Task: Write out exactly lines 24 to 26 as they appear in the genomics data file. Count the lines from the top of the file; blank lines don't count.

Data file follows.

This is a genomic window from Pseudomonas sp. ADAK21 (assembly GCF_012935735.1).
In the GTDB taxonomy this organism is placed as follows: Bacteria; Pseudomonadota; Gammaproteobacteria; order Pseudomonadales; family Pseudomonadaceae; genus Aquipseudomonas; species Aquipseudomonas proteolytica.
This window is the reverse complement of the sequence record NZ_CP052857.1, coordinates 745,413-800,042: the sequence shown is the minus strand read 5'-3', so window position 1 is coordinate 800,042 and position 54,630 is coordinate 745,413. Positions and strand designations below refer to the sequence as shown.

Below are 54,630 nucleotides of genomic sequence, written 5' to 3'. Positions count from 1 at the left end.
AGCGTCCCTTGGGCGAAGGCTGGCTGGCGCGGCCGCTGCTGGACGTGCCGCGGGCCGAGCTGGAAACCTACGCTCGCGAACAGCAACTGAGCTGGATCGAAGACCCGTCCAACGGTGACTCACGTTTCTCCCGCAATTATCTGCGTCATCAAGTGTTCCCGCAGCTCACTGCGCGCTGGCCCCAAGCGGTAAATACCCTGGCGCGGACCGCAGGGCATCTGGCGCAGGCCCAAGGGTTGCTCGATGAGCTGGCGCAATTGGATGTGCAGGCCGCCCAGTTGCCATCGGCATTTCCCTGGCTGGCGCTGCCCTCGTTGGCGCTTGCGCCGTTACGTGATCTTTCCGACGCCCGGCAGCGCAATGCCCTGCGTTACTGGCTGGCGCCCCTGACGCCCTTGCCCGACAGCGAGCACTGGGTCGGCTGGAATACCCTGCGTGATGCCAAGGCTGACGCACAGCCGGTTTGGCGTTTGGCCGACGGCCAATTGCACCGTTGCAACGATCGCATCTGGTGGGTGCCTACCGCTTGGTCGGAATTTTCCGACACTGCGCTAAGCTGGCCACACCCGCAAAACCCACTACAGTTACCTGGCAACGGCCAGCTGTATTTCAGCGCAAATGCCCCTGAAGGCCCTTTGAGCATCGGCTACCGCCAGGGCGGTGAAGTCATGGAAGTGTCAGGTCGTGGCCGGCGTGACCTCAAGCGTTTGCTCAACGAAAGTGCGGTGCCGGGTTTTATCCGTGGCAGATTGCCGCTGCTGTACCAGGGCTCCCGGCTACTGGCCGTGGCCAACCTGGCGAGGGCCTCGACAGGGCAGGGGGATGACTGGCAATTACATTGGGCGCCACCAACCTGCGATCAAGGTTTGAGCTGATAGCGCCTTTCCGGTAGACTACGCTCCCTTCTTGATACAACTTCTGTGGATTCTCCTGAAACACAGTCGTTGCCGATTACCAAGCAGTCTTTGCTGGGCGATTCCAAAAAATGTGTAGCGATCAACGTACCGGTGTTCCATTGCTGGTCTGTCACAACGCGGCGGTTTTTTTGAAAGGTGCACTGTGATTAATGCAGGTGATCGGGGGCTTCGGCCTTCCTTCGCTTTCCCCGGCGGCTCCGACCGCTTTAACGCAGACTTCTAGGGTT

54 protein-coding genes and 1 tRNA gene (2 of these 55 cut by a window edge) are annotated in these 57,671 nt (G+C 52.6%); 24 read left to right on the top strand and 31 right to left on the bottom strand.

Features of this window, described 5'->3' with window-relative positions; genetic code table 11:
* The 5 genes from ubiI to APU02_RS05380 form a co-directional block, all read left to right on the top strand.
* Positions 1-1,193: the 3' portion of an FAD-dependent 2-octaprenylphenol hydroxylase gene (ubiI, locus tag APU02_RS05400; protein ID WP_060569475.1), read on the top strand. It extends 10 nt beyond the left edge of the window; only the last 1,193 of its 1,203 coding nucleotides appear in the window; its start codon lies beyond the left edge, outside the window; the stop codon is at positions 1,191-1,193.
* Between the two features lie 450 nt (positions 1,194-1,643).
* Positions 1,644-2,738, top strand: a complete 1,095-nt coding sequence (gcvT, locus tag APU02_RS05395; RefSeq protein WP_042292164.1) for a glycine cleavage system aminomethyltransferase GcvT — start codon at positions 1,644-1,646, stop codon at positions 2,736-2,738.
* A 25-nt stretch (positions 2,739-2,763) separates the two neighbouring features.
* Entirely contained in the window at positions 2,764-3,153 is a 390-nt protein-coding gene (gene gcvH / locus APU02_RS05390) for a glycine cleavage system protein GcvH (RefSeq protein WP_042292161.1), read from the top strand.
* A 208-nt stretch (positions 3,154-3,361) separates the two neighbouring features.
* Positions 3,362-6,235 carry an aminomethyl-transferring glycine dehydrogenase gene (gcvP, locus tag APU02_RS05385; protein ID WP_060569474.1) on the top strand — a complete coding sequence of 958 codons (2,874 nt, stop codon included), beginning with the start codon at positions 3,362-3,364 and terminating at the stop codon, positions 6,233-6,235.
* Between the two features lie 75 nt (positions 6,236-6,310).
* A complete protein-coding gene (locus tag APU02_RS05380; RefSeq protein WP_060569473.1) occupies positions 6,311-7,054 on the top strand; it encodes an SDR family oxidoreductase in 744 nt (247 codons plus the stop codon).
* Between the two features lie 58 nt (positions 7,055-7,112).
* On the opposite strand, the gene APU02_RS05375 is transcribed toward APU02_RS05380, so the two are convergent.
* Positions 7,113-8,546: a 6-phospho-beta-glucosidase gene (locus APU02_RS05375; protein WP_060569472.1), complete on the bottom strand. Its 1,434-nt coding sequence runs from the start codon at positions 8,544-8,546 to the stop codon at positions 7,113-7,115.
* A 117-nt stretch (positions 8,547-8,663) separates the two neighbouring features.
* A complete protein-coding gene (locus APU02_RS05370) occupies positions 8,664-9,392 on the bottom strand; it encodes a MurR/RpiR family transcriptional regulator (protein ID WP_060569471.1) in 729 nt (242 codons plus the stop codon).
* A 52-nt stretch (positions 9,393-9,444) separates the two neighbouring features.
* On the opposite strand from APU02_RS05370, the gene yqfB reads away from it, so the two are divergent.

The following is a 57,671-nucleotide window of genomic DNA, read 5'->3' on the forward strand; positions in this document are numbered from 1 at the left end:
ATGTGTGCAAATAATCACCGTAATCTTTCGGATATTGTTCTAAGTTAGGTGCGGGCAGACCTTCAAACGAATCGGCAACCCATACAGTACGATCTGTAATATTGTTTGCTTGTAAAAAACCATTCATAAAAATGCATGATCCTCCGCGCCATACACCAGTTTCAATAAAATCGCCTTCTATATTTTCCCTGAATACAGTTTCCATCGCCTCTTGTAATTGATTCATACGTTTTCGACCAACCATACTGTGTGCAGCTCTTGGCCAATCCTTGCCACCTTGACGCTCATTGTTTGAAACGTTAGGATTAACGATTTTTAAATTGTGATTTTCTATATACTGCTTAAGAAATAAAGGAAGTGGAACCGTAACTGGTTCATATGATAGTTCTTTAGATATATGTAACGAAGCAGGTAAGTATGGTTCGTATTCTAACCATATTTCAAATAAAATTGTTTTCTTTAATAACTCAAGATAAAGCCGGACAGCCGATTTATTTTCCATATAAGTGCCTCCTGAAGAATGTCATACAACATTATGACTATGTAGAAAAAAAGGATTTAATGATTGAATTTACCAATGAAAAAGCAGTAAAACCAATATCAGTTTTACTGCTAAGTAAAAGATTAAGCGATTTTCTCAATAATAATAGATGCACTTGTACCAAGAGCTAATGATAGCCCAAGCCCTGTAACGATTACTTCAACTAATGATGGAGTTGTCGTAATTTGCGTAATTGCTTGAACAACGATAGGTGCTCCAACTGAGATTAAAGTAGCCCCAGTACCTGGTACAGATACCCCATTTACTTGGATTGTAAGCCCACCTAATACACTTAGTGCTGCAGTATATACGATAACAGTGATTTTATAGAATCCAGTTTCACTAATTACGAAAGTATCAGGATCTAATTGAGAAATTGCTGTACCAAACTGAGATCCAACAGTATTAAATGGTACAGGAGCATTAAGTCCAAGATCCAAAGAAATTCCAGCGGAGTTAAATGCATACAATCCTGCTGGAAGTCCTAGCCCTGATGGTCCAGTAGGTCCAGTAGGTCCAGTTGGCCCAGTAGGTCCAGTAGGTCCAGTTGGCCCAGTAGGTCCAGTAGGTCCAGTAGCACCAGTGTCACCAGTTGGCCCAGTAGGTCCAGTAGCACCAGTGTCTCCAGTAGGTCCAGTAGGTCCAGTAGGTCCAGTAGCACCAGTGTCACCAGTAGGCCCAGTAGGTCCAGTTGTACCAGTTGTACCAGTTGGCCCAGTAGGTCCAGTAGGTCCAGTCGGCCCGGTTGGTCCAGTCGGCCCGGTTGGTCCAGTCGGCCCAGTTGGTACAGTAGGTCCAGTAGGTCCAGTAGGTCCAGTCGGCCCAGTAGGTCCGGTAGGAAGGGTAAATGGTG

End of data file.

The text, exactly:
* On the opposite strand from APU02_RS05370, the gene yqfB reads away from it, so the two are divergent.

The following is a 57,671-nucleotide window of genomic DNA, read 5'->3' on the forward strand; positions in this document are numbered from 1 at the left end:
ATGTGTGCAAATAATCACCGTAATCTTTCGGATATTGTTCTAAGTTAGGTGCGGGCAGACCTTCAAACGAATCGGCAACCCATACAGTACGATCTGTAATATTGTTTGCTTGTAAAAAACCATTCATAAAAATGCATGATCCTCCGCGCCATACACCAGTTTCAATAAAATCGCCTTCTATATTTTCCCTGAATACAGTTTCCATCGCCTCTTGTAATTGATTCATACGTTTTCGACCAACCATACTGTGTGCAGCTCTTGGCCAATCCTTGCCACCTTGACGCTCATTGTTTGAAACGTTAGGATTAACGATTTTTAAATTGTGATTTTCTATATACTGCTTAAGAAATAAAGGAAGTGGAACCGTAACTGGTTCATATGATAGTTCTTTAGATATATGTAACGAAGCAGGTAAGTATGGTTCGTATTCTAACCATATTTCAAATAAAATTGTTTTCTTTAATAACTCAAGATAAAGCCGGACAGCCGATTTATTTTCCATATAAGTGCCTCCTGAAGAATGTCATACAACATTATGACTATGTAGAAAAAAAGGATTTAATGATTGAATTTACCAATGAAAAAGCAGTAAAACCAATATCAGTTTTACTGCTAAGTAAAAGATTAAGCGATTTTCTCAATAATAATAGATGCACTTGTACCAAGAGCTAATGATAGCCCAAGCCCTGTAACGATTACTTCAACTAATGATGGAGTTGTCGTAATTTGCGTAATTGCTTGAACAACGATAGGTGCTCCAACTGAGATTAAAGTAGCCCCAGTACCTGGTACAGATACCCCATTTACTTGGATTGTAAGCCCACCTAATACACTTAGTGCTGCAGTATATACGATAACAGTGATTTTATAGAATCCAGTTTCACTAATTACGAAAGTATCAGGATCTAATTGAGAAATTGCTGTACCAAACTGAGATCCAACAGTATTAAATGGTACAGGAGCATTAAGTCCAAGATCCAAAGAAATTCCAGCGGAGTTAAATGCATACAATCCTGCTGGAAGTCCTAGCCCTGATGGTCCAGTAGGTCCAGTAGGTCCAGTTGGCCCAGTAGGTCCAGTAGGTCCAGTTGGCCCAGTAGGTCCAGTAGGTCCAGTAGCACCAGTGTCACCAGTTGGCCCAGTAGGTCCAGTAGCACCAGTGTCTCCAGTAGGTCCAGTAGGTCCAGTAGGTCCAGTAGCACCAGTGTCACCAGTAGGCCCAGTAGGTCCAGTTGTACCAGTTGTACCAGTTGGCCCAGTAGGTCCAGTAGGTCCAGTCGGCCCGGTTGGTCCAGTCGGCCCGGTTGGTCCAGTCGGCCCAGTTGGTACAGTAGGTCCAGTAGGTCCAGTAGGTCCAGTCGGCCCAGTAGGTCCGGTAGGAAGGGTAAATGGTG